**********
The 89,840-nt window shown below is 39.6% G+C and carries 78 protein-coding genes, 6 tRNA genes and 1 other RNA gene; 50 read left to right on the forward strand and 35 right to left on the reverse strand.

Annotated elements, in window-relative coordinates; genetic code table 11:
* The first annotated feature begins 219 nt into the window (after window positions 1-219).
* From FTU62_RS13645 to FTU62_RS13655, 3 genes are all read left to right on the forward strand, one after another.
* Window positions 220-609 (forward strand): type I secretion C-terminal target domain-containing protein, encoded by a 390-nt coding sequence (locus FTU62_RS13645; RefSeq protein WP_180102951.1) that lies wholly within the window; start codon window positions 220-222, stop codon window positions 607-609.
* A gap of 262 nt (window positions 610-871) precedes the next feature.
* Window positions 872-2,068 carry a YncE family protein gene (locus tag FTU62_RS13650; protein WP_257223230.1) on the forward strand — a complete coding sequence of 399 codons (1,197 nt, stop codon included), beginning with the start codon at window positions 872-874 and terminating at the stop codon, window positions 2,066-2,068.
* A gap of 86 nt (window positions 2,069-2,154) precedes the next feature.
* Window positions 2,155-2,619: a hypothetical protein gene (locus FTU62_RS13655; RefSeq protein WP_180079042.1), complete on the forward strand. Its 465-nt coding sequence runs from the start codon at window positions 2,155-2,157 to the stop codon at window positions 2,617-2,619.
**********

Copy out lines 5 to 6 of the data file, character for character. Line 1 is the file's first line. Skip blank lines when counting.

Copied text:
* Window positions 220-609 (forward strand): type I secretion C-terminal target domain-containing protein, encoded by a 390-nt coding sequence (locus FTU62_RS13645; RefSeq protein WP_180102951.1) that lies wholly within the window; start codon window positions 220-222, stop codon window positions 607-609.
* A gap of 262 nt (window positions 610-871) precedes the next feature.